With nearly five million offenders under community correctional supervision, the time has come to seriously question the efficacy of probation and parole. In terms of resource expenditures, public safety, recidivism reduction, and offender outcomes, there is ample room for improvement. Unfortunately, most current offender supervision practices are of limited value. The balance of treatment and control espoused by most community corrections agencies is ineffective, often resulting in nothing more than bureaucratic case management. Moreover, both of these models of probation and parole as practiced are largely defunct. In the first instance, efforts to reduce offender propensity often fail to adopt the principles of effective correctional intervention. In the second, efforts to deter offenders from misbehaving have produced little more than an increase in technical violations of supervision conditions. Accordingly, a new framework for probation and parole supervision is sorely needed.
Determining how to reduce recidivism among community-supervised offenders leads us to consider why criminal acts occur. The answer is that two conditions must be present: An individual must have the propensity to offend and must also have the opportunity to offend. A considerable amount of research has been dedicated to discovering the criminogenic needs that must be targeted for change in order to reduce criminal propensity. By contrast, relatively little is known about what offender supervisors might do to reduce the crime opportunities of probationers and parolees. Notably, Cullen, Eck, and Lowenkamp (2002) propose that environmental criminology can help guide the development of innovative strategies that limit supervisees’ chances to offend. They reconceptualize probation and parole supervision as “environmental corrections,” a model in which officers would work to enhance the informal social control offenders are subject to, reduce offenders’ access to crime opportunities, and restructure offenders’ routine activities with prosocial influences. The aim of this dissertation is to elaborate on these ideas, developing a new strategy for offender supervision that is based on opportunity reduction.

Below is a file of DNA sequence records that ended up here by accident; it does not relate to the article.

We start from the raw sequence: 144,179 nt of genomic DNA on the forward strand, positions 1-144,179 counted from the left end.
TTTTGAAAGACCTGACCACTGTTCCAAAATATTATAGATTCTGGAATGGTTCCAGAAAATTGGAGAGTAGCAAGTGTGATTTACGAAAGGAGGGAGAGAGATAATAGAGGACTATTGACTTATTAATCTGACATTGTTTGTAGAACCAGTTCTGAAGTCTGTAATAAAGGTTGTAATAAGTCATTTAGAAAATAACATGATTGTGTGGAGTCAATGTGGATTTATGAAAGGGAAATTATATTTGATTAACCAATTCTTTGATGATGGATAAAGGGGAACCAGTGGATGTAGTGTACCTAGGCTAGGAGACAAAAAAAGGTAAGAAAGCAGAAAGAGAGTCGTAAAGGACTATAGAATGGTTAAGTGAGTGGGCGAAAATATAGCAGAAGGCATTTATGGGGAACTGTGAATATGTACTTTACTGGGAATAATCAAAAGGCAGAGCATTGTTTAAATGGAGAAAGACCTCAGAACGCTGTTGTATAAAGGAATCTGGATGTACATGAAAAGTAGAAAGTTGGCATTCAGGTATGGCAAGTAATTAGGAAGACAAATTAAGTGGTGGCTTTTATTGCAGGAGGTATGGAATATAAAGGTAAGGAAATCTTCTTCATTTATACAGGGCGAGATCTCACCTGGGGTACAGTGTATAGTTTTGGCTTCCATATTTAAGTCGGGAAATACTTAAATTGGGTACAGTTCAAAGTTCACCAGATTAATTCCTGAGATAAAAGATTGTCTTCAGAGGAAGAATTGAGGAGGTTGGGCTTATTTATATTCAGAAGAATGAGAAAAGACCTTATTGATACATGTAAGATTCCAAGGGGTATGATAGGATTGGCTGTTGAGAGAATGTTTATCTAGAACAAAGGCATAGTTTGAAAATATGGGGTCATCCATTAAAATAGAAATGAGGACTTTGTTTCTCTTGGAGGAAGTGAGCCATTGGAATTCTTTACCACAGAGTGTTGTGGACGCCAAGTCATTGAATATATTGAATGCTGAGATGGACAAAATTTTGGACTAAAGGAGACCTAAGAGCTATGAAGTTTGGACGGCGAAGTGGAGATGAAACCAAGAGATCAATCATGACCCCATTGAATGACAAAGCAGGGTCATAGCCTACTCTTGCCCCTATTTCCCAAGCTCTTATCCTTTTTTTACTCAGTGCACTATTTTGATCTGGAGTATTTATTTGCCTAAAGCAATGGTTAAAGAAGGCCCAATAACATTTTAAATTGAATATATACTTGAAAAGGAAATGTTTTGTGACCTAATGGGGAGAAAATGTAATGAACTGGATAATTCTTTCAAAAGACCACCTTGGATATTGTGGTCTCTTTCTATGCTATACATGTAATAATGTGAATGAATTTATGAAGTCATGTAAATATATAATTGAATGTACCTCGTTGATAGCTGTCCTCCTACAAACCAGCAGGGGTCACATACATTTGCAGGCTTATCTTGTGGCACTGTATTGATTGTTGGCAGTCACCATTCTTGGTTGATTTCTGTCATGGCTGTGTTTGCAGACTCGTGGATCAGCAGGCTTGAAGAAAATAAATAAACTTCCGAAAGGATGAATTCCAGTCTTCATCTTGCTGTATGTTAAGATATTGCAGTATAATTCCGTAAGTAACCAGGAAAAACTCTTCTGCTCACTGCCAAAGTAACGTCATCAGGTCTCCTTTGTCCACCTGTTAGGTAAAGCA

In so doing, the following roadmap is taken. Chapter 1 outlines the drawbacks of current probation and parole practices, demonstrating the limited effectiveness of existing treatment and control orientations to offender supervision. Chapter 2 introduces the components of environmental criminology, discussing how the advances of crime science have produced practical programs that reduce crime opportunities. Chapter 3 applies these theories to offender supervision, discussing strategies for preventing probationers and parolees from encountering situations where there are high-risk chances to commit crime. Chapter 4 presents assessment technologies for community corrections officers to use in discerning where, when, why, and with whom offenders commit crimes, developing methods for using this information to reduce the actual crime opportunities of supervisees. Chapter 5 demonstrates how cognitive-behavioral techniques can be used to help probationers and parolees recognize, avoid, and resist available chances to offend. Chapter 6 identifies how community corrections authorities can partner with the police to further limit supervisees’ crime opportunities. In closing, Chapter 7 features eight lessons learned from the current elaboration of environmental corrections supervision that can help to make probation and parole work.